The Stanford Daily Magazine
Vol. VII, Issue 1: Community

Letter from the editor

At Stanford, it is easy to find community — if not the feeling, then certainly the word. It’s in the names of our programs and administrative branches: Faces of Community, The Office of Community Engagement. Our residences establish community norms. Our departments hold community town halls. When a thief slinks from parking lot to parking lot and runs off with seven catalytic converters, we are notified via an AlertSU Community Alert. Community, as a buzzword, has become so omnipresent as to be banal. Meaningless, even.

But community is a term rich with meaning. It signifies not just the things we have in common, but the sense of fellowship that arises from those commonalities. When we are in community, cohabitation begets camaraderie; membership begets belonging. When we are not, our bonds — assuming they’ve formed at all — can unravel quickly.

The stories in this issue take up these connections and disconnections. They examine our relationships to family and friends, to roommates and teammates, to the romantic partners we court and the historical figures we study. And, like the members of any good community, they are diverse (in genre). This magazine features dynamic reporting from Allison Argueta ’23, Carolyn Stein ’23 and Zach Zafran ’25; luminous personal essays by Hanmin Lee ’25, Chloe Mendoza ’25 and Diya Sabharwal ’25; incisive cultural criticism from Seamus Allen ’25 and Ananya Karthik ’23; a vibrant personality quiz made by Cameron Duran ’24.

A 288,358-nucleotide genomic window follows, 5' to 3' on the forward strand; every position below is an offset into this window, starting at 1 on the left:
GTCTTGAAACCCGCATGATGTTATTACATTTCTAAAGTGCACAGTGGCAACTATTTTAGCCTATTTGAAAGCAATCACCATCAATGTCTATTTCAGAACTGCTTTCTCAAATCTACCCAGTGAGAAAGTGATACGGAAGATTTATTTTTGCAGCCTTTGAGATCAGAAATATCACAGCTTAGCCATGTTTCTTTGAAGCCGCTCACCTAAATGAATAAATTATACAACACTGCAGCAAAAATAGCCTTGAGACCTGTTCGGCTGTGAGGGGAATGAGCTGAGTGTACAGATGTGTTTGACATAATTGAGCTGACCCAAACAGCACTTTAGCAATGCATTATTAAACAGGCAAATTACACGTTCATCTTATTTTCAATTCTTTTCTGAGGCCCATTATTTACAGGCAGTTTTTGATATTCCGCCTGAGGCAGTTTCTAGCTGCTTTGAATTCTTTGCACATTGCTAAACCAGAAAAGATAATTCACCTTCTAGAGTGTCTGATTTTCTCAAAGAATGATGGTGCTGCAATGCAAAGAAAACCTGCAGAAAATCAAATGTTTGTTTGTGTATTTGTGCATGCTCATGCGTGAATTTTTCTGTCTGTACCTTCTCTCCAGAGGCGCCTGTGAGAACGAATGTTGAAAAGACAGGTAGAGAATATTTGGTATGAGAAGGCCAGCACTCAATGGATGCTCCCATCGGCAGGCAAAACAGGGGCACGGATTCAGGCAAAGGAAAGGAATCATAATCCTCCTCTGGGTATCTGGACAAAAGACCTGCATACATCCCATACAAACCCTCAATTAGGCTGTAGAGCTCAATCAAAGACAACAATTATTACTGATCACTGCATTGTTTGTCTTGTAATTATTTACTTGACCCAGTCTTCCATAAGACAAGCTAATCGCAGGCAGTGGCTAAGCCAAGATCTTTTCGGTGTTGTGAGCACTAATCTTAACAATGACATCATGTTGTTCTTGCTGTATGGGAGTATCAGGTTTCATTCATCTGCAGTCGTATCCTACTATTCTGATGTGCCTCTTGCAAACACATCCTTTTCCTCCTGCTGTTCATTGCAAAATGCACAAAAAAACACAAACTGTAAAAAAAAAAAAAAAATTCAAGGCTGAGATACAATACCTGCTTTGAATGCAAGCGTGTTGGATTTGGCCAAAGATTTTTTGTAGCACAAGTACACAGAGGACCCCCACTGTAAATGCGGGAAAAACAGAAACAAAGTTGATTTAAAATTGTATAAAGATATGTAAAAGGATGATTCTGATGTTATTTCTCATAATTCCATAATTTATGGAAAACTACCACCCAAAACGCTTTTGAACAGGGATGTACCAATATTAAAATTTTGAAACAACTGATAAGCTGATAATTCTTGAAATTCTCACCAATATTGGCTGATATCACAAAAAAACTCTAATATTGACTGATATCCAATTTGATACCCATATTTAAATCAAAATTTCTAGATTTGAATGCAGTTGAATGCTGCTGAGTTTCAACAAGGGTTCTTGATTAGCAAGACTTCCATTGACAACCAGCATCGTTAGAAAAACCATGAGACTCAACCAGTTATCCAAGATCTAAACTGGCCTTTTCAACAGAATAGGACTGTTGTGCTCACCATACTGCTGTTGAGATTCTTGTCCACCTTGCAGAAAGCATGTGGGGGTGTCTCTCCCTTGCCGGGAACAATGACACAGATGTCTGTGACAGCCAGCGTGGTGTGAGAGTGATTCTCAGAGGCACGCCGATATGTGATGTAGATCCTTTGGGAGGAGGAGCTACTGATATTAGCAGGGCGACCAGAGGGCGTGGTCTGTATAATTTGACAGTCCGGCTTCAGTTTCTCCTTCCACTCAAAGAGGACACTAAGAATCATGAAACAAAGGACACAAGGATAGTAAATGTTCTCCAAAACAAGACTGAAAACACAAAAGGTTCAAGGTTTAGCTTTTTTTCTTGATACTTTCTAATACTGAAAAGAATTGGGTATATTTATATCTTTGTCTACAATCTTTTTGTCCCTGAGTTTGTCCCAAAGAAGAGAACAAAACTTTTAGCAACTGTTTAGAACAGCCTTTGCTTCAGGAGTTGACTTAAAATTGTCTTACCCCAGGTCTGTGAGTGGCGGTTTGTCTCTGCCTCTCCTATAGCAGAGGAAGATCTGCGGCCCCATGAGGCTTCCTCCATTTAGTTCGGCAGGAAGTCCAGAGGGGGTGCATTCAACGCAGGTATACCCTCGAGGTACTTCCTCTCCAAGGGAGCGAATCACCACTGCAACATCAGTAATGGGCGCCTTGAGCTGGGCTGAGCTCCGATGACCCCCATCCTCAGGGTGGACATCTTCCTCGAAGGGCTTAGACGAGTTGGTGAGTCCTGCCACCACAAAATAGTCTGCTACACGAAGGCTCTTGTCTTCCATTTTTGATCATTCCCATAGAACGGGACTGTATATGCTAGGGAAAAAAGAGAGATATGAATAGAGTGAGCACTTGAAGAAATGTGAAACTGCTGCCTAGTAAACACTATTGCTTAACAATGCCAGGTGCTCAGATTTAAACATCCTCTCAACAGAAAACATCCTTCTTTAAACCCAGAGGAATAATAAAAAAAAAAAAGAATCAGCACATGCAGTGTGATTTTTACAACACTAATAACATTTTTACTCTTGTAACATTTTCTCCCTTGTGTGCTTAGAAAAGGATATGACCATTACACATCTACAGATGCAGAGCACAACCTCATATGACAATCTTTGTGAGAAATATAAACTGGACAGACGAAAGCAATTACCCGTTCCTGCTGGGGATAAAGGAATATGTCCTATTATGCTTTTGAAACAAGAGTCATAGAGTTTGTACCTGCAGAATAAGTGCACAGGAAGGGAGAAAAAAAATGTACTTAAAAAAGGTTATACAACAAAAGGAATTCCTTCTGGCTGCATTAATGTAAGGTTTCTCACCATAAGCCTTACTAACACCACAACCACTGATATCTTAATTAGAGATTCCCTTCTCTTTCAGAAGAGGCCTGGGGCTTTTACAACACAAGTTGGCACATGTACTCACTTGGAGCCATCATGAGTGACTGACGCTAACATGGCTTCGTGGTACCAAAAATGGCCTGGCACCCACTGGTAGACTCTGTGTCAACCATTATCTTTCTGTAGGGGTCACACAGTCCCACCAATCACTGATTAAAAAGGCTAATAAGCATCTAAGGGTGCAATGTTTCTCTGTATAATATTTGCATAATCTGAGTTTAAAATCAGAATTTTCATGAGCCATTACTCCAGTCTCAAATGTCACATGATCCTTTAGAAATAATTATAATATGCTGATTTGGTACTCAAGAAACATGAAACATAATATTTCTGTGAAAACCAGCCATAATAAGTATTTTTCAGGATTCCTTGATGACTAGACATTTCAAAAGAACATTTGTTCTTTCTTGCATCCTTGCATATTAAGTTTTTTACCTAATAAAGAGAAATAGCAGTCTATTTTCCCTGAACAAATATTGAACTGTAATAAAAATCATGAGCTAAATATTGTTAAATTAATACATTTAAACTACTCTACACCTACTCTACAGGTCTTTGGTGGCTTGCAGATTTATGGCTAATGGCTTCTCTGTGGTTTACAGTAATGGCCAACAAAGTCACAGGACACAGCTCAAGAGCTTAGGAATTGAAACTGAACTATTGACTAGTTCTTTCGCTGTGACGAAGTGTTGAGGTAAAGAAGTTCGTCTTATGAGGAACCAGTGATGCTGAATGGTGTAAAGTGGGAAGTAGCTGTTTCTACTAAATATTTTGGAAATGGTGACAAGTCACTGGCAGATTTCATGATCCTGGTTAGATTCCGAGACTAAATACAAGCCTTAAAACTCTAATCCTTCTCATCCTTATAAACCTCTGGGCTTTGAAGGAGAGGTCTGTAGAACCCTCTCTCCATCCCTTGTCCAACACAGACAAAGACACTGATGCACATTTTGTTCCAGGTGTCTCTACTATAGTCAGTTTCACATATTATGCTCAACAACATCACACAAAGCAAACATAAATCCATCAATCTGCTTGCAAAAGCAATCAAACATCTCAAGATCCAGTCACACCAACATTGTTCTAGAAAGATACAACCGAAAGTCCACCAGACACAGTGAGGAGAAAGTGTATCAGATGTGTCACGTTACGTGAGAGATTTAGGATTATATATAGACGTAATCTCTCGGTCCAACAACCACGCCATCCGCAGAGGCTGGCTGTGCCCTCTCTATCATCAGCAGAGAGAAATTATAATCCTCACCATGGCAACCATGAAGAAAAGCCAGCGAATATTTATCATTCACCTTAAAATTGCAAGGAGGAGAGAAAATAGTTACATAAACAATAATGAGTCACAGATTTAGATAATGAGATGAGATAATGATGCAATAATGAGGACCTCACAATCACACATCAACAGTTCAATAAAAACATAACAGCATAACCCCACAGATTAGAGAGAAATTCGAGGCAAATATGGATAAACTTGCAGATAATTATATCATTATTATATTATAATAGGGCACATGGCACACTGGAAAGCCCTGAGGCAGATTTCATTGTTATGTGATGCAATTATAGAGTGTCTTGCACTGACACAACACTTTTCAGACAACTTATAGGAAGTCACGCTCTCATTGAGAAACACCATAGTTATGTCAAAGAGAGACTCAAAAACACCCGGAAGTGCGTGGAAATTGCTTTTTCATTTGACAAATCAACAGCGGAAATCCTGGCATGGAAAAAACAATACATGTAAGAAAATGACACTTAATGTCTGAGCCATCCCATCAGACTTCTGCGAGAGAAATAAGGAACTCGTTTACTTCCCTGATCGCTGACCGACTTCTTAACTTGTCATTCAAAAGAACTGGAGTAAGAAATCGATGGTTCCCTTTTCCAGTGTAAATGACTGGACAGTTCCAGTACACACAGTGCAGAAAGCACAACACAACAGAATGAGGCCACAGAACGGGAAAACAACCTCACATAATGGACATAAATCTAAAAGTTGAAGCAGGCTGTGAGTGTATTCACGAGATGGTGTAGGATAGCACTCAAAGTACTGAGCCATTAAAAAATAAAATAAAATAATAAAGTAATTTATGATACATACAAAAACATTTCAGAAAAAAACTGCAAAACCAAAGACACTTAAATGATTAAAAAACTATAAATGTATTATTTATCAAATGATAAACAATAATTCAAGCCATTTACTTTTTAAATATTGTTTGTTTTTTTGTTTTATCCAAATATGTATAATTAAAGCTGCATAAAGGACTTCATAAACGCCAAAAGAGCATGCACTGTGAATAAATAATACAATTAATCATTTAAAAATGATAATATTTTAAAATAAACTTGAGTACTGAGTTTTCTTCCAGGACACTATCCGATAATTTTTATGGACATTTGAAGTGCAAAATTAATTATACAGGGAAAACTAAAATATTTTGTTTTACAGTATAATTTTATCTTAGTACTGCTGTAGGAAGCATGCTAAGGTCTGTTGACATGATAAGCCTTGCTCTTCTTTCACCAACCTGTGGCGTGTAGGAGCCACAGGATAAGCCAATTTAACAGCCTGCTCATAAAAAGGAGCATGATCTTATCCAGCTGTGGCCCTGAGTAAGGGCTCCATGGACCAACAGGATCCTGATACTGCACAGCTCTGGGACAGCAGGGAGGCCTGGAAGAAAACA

And then there’s our cover story, by Madeline Grabb ’25, which chronicles the remarkable journeys of three Stanford athletes who qualified for the 1980 Moscow Olympics, but who were unable to compete due to the U.S.’ Cold War boycott. Over four decades later, the enduring sentiment among these athletes, Grabb tells us, is not one of discontent; it’s one of gratitude. They are grateful for their time at Stanford, for the community they relied on here to get through those difficult years, for the knowledge that they were part of something bigger than themselves.

And that, I’d say, is far from meaningless.

Thank you for reading,

Jared Klegar ’24

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